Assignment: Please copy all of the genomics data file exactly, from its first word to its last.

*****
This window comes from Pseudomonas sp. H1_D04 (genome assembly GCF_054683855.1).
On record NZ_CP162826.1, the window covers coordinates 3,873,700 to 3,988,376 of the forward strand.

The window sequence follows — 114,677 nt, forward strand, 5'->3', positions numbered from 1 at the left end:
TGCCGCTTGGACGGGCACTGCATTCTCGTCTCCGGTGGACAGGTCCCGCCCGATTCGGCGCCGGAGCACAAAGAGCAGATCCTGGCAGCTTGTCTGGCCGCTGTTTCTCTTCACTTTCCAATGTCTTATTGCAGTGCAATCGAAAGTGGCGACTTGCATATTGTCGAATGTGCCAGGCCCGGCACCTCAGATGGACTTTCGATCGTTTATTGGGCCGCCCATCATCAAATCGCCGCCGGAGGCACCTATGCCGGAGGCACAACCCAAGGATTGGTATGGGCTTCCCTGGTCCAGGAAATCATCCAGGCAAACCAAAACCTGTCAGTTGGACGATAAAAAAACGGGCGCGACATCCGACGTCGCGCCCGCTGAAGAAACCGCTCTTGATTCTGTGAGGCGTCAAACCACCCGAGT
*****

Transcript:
This window comes from Pseudomonas sp. H1_D04 (genome assembly GCF_054683855.1).
On record NZ_CP162826.1, the window covers coordinates 3,873,700 to 3,988,376 of the forward strand.

The window sequence follows — 114,677 nt, forward strand, 5'->3', positions numbered from 1 at the left end:
TGCCGCTTGGACGGGCACTGCATTCTCGTCTCCGGTGGACAGGTCCCGCCCGATTCGGCGCCGGAGCACAAAGAGCAGATCCTGGCAGCTTGTCTGGCCGCTGTTTCTCTTCACTTTCCAATGTCTTATTGCAGTGCAATCGAAAGTGGCGACTTGCATATTGTCGAATGTGCCAGGCCCGGCACCTCAGATGGACTTTCGATCGTTTATTGGGCCGCCCATCATCAAATCGCCGCCGGAGGCACCTATGCCGGAGGCACAACCCAAGGATTGGTATGGGCTTCCCTGGTCCAGGAAATCATCCAGGCAAACCAAAACCTGTCAGTTGGACGATAAAAAAACGGGCGCGACATCCGACGTCGCGCCCGCTGAAGAAACCGCTCTTGATTCTGTGAGGCGTCAAACCACCCGAGT